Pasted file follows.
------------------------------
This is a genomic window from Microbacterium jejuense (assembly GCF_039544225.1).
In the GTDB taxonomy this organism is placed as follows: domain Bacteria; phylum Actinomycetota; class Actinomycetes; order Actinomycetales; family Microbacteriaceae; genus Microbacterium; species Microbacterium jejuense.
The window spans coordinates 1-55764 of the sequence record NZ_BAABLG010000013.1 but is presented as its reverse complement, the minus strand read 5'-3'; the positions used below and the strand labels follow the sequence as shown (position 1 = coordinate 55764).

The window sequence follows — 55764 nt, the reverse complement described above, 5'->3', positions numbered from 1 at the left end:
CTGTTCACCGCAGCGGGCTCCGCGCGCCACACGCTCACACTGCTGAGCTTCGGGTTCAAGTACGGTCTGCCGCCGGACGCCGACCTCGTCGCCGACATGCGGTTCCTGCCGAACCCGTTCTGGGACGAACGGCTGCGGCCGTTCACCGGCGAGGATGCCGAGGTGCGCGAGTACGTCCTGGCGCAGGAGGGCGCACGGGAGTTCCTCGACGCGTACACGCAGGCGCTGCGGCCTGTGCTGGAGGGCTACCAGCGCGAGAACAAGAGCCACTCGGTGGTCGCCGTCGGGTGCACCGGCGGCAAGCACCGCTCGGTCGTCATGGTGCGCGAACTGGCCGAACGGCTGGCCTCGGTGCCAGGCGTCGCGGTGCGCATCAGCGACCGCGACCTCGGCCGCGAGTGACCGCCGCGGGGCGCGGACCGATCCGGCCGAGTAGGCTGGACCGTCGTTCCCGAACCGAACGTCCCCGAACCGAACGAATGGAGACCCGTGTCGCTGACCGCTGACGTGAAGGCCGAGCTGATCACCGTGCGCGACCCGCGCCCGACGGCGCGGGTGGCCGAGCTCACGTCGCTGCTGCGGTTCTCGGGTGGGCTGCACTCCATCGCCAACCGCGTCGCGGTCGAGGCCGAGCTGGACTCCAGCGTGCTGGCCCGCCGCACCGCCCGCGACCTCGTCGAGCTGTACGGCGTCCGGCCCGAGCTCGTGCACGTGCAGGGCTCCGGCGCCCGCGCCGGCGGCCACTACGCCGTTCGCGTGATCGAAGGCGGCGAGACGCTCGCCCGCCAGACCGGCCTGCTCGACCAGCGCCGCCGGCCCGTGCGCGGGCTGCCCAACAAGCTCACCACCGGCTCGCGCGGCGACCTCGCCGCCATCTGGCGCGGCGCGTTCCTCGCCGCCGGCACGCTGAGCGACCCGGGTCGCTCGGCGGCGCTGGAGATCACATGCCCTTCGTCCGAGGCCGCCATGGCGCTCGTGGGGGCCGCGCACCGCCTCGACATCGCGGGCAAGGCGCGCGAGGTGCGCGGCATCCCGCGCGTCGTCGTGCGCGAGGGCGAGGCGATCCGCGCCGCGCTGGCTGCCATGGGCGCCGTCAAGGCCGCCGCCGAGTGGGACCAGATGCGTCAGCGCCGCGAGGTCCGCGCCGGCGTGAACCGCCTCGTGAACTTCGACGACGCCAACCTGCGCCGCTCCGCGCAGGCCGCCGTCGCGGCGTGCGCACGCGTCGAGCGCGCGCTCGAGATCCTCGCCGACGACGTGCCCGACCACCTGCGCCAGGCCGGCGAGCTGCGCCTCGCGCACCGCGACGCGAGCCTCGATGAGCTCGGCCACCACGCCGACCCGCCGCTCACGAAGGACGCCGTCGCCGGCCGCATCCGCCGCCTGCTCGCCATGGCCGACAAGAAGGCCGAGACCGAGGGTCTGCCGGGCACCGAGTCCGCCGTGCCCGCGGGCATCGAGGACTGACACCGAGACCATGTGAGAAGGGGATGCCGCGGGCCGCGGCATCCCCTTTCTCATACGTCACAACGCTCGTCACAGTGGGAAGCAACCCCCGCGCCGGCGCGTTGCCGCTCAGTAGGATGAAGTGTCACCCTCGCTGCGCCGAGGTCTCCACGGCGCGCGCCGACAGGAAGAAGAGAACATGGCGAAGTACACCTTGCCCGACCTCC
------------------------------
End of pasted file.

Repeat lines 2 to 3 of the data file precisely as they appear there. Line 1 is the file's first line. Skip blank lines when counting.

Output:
In the GTDB taxonomy this organism is placed as follows: domain Bacteria; phylum Actinomycetota; class Actinomycetes; order Actinomycetales; family Microbacteriaceae; genus Microbacterium; species Microbacterium jejuense.
The window spans coordinates 1-55764 of the sequence record NZ_BAABLG010000013.1 but is presented as its reverse complement, the minus strand read 5'-3'; the positions used below and the strand labels follow the sequence as shown (position 1 = coordinate 55764).